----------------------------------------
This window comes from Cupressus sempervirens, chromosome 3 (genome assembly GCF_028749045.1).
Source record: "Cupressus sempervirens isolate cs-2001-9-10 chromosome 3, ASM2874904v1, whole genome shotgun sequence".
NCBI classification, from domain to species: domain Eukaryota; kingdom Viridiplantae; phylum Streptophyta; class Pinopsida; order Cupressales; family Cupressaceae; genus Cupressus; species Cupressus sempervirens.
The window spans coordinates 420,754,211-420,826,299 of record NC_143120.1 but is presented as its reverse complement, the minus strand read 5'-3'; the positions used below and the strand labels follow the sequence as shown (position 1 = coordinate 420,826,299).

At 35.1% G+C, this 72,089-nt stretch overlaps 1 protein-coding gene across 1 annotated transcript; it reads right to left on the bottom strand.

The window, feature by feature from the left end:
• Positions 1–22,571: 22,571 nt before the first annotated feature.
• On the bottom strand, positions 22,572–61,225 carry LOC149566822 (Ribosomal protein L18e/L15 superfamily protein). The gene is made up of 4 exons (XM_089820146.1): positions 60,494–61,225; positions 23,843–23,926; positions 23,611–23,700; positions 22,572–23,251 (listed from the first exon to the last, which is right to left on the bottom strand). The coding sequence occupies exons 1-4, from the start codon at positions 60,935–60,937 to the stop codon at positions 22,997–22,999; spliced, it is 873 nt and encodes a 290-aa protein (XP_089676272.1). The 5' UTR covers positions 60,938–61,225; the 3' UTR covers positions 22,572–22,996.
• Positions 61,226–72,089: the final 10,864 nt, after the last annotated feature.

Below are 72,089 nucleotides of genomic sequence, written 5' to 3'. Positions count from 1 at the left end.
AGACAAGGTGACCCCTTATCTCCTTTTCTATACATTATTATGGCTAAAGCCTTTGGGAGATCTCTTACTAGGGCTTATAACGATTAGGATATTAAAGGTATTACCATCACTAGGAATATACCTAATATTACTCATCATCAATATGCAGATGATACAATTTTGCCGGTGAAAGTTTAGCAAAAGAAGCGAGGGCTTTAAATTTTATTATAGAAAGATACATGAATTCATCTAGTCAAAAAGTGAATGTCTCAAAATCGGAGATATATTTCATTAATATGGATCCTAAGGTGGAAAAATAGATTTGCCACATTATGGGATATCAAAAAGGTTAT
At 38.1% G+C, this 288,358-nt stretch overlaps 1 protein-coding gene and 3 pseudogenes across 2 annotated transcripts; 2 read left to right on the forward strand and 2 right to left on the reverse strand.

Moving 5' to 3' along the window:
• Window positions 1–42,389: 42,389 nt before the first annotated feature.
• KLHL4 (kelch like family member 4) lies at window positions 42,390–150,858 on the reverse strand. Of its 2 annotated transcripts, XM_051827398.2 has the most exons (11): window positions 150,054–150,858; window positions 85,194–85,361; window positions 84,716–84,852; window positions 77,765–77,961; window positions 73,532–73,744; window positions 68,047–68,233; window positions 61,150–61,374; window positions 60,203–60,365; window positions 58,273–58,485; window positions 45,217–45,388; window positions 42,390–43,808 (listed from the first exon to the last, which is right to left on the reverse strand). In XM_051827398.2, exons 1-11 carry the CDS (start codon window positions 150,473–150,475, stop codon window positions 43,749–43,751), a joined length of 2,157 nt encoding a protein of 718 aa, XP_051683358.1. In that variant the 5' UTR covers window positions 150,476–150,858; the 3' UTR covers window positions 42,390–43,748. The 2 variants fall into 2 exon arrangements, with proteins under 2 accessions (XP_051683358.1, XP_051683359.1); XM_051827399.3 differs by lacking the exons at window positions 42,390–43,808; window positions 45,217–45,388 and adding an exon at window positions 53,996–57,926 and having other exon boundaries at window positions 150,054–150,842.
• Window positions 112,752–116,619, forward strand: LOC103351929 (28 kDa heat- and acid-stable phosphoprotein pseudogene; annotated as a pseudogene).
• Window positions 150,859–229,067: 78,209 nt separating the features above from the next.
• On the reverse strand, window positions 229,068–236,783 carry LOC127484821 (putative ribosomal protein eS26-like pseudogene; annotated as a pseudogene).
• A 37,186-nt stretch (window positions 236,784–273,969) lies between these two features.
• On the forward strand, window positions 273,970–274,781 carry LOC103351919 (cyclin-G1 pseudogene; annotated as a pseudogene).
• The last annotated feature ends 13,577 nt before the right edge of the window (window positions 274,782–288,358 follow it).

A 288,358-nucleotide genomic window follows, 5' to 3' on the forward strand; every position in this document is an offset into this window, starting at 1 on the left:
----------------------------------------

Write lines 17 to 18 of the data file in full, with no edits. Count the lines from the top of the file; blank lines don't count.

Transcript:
• Window positions 150,859–229,067: 78,209 nt separating the features above from the next.
• On the reverse strand, window positions 229,068–236,783 carry LOC127484821 (putative ribosomal protein eS26-like pseudogene; annotated as a pseudogene).